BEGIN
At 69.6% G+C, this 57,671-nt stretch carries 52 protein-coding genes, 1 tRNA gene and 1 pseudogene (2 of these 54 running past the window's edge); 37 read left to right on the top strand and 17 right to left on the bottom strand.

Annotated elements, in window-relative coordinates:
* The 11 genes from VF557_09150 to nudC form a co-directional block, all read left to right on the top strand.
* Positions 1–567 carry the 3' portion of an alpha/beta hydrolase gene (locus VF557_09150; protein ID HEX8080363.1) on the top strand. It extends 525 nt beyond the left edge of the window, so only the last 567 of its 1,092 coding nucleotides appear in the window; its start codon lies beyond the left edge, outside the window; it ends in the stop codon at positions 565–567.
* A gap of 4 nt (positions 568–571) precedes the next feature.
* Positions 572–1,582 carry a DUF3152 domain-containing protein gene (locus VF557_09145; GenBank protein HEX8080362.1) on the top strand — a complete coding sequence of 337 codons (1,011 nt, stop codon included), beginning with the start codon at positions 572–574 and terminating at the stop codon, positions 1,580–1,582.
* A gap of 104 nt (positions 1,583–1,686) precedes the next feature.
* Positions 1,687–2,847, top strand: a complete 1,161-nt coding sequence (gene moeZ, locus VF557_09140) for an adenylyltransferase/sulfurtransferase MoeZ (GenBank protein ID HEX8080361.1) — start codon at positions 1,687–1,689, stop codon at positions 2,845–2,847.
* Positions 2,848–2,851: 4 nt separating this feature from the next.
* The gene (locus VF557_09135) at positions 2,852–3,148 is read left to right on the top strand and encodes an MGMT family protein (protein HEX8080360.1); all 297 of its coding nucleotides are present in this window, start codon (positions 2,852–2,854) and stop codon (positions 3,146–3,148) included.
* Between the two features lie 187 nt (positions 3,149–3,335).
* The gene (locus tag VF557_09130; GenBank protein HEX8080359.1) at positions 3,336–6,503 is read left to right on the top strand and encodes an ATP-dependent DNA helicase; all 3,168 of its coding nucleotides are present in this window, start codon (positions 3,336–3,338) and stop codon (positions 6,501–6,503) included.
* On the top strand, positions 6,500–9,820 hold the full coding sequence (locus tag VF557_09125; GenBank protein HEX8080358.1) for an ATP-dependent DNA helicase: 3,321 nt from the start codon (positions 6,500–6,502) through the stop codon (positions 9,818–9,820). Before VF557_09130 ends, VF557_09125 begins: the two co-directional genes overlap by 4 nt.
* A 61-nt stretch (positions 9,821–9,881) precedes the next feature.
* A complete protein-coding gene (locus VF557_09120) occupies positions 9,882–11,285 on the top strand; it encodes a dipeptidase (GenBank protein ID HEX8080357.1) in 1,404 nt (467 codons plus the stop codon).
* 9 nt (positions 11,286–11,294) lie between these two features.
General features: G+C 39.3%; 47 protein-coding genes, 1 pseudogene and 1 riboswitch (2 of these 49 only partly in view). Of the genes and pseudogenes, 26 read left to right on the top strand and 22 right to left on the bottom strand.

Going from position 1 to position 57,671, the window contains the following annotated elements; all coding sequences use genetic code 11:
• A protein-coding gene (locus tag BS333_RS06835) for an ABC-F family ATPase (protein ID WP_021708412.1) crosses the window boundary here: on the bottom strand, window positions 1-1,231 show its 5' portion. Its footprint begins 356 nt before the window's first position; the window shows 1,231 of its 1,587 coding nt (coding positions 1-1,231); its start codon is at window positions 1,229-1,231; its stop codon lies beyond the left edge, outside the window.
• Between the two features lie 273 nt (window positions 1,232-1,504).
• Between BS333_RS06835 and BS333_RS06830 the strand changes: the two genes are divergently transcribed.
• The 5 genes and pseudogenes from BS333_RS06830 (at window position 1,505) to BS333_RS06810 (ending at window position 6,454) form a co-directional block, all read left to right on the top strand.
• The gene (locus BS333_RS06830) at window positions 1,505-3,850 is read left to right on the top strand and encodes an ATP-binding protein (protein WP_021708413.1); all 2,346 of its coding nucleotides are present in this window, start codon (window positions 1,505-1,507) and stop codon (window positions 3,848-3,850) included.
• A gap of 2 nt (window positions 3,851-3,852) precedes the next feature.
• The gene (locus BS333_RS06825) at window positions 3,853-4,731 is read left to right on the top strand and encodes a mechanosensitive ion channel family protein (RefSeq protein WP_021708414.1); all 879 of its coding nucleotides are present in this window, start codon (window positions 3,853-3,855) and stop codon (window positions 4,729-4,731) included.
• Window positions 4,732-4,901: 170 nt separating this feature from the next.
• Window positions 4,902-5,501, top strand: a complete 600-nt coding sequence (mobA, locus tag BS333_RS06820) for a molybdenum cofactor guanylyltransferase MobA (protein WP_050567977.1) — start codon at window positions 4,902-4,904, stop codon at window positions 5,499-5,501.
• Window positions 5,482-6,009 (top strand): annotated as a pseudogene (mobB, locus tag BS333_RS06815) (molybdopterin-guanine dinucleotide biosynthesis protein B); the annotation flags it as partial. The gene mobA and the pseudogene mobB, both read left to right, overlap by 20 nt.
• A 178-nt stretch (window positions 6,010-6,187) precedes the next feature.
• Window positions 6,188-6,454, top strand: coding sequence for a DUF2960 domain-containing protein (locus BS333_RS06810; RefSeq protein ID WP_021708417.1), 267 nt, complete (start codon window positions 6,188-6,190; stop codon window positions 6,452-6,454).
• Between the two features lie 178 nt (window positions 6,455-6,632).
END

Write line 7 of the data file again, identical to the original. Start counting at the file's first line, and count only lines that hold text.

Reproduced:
* A gap of 104 nt (positions 1,583–1,686) precedes the next feature.